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Advertisements normally have a range of formats, but they all have two basic goals: providing a vast volume of information in a brief period of time and persuading the viewer to use the advertised product. Most advertisements are rhetorical in nature and they use the three rhetorical appeals to convince the audience: logos, pathos, and ethos. These elements of the art of persuasion identify multiple approaches to targeting the target audience in order to convince them to consider the details provided by the advertiser. This paper examines the rhetoric message of a commercial for Tampax, a brand of tampons, starring Serena Williams, to see how it can achieve its convincing goal.
The advert for Tampax brand shows Serena Williams, a tennis professional, excited and energetic perhaps because she has won a match. The star appears in the foreground with a clenched fist in a winning posture. Conversely, Mother Nature appears in the background being dragged off the court by security guards while carrying a gift for Serena in a red wrap. There is a statement in the ad which reads, “Serena shuts out Mother Nature’s monthly gift.” The secretive code word “Mother Nature’s monthly gift” signifies menstrual periods. There is another statement at the bottom of the ad which says that a star like Serena Williams does not allow Mother Nature’s monthly gift to disturb her game and that is why she has faith in Tampax Pearl plastic with a new improved LeakGuard braid (Kissling).
An advert that has ethos is considered to have credible information. The trustworthiness or good reputation of an individual can make a piece of information appear to be credible; thus, help to persuade other people (Miller-Cochran and Rodrigo 189). This rhetoric appeal is usually evident in ads that include celebrity endorsements since many advertisers have firm conviction that featuring a well-known individual, for instance, a star with a positive reputation in an ad is effective in persuading the audience to believe the conveyed information. Many people respect stars and are more willing to accept what they say as true. The ad for Tampax can achieve its persuasive purpose since it has ethos – it features a famous athlete, Serena Williams (Kissling). Many people are likely to believe the information the ad conveys and use the product since the famous person is promoting it. The audience would think that Tampax is a functional and reliable brand since Serena Williams uses it to prevent Mother Nature’s monthly gift from interrupting her game. Most women are likely to believe that this brand can help them avoid discomfort caused by menstrual periods.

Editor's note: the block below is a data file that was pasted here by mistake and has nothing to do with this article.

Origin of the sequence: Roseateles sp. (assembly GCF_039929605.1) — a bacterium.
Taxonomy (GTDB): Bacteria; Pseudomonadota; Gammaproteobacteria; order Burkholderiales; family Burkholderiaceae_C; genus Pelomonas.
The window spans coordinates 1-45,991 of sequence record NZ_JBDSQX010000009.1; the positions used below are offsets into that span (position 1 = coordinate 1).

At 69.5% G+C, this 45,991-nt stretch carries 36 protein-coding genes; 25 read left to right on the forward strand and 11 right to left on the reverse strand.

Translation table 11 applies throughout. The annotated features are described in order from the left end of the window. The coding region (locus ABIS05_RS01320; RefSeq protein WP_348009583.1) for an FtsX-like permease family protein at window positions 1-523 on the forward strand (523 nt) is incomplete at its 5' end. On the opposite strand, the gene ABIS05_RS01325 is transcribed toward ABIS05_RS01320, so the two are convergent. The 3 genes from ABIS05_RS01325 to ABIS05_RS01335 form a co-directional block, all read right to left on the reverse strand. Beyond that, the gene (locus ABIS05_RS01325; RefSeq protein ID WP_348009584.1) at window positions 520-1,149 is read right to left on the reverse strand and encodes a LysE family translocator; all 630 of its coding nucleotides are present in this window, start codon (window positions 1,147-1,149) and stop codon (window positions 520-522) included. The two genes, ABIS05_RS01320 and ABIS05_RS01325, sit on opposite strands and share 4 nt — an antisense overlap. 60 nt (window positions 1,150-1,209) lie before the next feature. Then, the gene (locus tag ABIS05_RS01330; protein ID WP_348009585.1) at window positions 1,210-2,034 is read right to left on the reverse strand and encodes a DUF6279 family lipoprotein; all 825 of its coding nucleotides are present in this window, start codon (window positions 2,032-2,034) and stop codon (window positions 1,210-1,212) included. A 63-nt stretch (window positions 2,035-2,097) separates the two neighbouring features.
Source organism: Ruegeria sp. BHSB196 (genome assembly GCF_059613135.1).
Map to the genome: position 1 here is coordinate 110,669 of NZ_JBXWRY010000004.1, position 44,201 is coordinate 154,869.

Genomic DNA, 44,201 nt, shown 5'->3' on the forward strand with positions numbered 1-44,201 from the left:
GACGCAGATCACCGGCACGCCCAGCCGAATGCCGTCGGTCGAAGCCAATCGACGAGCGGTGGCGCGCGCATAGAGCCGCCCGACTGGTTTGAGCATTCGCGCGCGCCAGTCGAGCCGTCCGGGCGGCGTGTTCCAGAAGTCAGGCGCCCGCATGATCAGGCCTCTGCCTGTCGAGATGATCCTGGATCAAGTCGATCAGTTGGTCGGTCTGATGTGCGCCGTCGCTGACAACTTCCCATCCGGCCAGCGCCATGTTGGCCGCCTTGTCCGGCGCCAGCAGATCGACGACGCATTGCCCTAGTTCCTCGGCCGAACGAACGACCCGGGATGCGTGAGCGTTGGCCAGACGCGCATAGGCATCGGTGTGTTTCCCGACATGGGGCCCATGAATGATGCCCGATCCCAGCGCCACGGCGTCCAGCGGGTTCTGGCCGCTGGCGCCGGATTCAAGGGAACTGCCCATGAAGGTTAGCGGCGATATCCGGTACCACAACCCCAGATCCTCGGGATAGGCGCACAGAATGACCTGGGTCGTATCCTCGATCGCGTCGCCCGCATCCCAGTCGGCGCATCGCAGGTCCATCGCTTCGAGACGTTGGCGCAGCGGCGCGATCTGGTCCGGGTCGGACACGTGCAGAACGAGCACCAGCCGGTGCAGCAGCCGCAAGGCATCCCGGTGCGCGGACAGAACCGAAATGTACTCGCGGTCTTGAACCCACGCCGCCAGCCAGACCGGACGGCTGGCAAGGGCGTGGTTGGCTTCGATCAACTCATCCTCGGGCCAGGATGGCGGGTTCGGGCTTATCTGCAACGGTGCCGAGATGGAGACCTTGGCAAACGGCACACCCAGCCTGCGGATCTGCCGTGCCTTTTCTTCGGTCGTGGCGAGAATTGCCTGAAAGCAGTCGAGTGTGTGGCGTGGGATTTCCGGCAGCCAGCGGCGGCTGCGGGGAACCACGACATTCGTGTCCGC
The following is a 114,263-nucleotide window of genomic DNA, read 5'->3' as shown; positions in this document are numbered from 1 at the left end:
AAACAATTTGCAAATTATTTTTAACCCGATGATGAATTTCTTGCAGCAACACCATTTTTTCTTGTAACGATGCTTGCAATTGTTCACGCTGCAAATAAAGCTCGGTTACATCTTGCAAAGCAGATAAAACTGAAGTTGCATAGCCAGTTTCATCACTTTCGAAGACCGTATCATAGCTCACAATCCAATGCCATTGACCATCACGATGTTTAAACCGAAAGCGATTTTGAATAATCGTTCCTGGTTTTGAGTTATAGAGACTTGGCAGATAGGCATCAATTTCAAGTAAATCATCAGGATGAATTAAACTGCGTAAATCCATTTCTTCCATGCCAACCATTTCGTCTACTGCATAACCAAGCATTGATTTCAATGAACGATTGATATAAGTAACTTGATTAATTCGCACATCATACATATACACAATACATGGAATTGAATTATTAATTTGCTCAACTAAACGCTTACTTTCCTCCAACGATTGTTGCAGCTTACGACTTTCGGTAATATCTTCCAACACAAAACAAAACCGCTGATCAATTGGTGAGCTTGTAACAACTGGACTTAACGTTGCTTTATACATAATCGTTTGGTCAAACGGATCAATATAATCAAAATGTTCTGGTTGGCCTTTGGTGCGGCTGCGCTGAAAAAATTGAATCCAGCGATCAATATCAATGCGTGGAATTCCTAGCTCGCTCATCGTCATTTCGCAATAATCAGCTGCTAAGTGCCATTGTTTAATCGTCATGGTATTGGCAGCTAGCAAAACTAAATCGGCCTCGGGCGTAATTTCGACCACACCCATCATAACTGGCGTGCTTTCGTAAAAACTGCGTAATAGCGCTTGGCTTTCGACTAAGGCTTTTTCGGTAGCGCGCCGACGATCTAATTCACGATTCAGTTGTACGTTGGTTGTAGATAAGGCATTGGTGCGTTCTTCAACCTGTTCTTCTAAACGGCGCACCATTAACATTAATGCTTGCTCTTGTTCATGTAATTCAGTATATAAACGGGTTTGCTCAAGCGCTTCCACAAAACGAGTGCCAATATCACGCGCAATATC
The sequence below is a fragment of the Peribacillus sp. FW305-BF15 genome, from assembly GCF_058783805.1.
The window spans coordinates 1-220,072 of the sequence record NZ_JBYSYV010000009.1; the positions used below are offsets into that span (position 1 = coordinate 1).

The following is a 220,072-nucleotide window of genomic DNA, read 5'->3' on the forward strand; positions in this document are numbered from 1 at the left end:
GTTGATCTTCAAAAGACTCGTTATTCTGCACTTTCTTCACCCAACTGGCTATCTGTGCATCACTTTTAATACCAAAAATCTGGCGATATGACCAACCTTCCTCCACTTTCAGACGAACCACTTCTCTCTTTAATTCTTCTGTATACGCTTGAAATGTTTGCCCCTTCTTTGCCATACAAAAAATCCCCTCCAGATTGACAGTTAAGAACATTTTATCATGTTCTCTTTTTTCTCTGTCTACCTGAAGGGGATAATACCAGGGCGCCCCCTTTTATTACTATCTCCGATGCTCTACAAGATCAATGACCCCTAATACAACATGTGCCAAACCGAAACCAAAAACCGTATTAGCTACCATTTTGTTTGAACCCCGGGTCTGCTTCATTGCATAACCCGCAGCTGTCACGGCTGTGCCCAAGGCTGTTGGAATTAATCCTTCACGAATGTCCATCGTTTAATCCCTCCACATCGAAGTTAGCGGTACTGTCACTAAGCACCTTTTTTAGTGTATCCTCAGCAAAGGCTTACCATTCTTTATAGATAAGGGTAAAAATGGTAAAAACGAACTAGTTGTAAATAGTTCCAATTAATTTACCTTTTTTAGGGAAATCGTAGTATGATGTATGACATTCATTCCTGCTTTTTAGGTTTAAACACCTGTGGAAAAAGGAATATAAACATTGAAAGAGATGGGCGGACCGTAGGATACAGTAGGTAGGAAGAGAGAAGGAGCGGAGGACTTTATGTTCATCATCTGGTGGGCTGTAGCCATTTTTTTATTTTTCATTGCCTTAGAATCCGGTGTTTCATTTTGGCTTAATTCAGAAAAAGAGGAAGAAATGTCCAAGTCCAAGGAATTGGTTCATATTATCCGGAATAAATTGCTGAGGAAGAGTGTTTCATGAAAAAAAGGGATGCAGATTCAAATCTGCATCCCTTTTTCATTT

Advertisements that have pathos usually appeal to the emotions of the audience. They persuade by triggering particular feelings, for example, ads that have a sense of humor trigger positive emotions (Miller-Cochran and Rodrigo 191). A broad range of commercials relies on pathos to a great extent to influence people, more so by using humor. Ads that trigger positive emotions tend to make the viewers develop a positive attitude toward the product which the advertiser is promoting. The advert for Tampax has pathos since it can trigger positive emotions from the viewers. The contest between Serena Williams and Mother Nature sparks a sense of humor which can make the audience develop positive feelings towards Tampax. The appearance of Williams in the advertisement can inspire the audience and excite it; thus, make them develop a positive attitude toward the brand she is advertising. Indeed, she is energized and jubilant (Kissling).
Commercials that have logos tend to persuade with logic. They normally have some evidence and numbers (in some cases), which can convince the recipients; therefore, they are very persuasive (Miller-Cochran and Rodrigo 192). Moreover, a piece of evidence makes an argument stronger. Logos forms a vital part of a strong argument; therefore, many people use it to support their assertions. The advert for Tampax has logos since there are some facts about the product’s makeup at the bottom of the ad. The brand’s logo shows that the product has a new and better-quality LeakGuard braid that stops blood drip (Kissling).
The Tampax advert can realize its persuasive purpose since it balances the three rhetoric appeals: pathos, logos, and ethos. It uses pathos to trigger excitement from the viewers and get them to develop a personal connection to Tampax. It uses ethos to make the audience accept the information in the ad as true since it features a tennis professional who affirms that the product prevents menstrual periods from disrupting her match. It also uses logos to support its claim that the brand is functional and reliable, for instance, it says that the product has a new feature that prevents leakage. It shows the audience that women who use Tampax do not experience the discomfort which monthly menstrual periods cause since it prevents leakage. Therefore, even if period comes, it won’t disrupt their activities, and they can carry out their errands with enthusiasm.
Kissling, Elizabeth. Mother Nature Doesn’t Menstruate – At Least She Doesn’t Say So. 10 January 2010. .
Miller-Cochran, Susan K. and Rochelle L. Rodrigo. The Cengage Guide to Research, 2016 MLA Update. Boston, Massachusetts: Cengage Learning, 2016.
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